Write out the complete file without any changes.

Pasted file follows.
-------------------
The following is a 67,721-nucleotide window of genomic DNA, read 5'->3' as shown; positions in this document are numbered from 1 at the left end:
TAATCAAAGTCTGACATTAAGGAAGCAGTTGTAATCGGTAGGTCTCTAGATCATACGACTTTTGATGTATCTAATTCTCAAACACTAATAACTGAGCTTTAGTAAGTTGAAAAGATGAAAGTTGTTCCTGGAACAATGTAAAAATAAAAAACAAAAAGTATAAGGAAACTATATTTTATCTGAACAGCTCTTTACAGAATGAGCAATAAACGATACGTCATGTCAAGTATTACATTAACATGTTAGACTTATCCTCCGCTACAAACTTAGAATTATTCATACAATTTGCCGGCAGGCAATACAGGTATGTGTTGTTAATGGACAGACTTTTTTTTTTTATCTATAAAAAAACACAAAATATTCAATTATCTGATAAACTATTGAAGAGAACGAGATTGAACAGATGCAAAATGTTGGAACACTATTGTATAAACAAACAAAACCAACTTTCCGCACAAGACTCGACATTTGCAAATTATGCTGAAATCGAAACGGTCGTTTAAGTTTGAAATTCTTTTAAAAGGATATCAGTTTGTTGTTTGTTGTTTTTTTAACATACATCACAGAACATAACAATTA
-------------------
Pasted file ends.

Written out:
The following is a 67,721-nucleotide window of genomic DNA, read 5'->3' as shown; positions in this document are numbered from 1 at the left end:
TAATCAAAGTCTGACATTAAGGAAGCAGTTGTAATCGGTAGGTCTCTAGATCATACGACTTTTGATGTATCTAATTCTCAAACACTAATAACTGAGCTTTAGTAAGTTGAAAAGATGAAAGTTGTTCCTGGAACAATGTAAAAATAAAAAACAAAAAGTATAAGGAAACTATATTTTATCTGAACAGCTCTTTACAGAATGAGCAATAAACGATACGTCATGTCAAGTATTACATTAACATGTTAGACTTATCCTCCGCTACAAACTTAGAATTATTCATACAATTTGCCGGCAGGCAATACAGGTATGTGTTGTTAATGGACAGACTTTTTTTTTTTATCTATAAAAAAACACAAAATATTCAATTATCTGATAAACTATTGAAGAGAACGAGATTGAACAGATGCAAAATGTTGGAACACTATTGTATAAACAAACAAAACCAACTTTCCGCACAAGACTCGACATTTGCAAATTATGCTGAAATCGAAACGGTCGTTTAAGTTTGAAATTCTTTTAAAAGGATATCAGTTTGTTGTTTGTTGTTTTTTTAACATACATCACAGAACATAACAATTA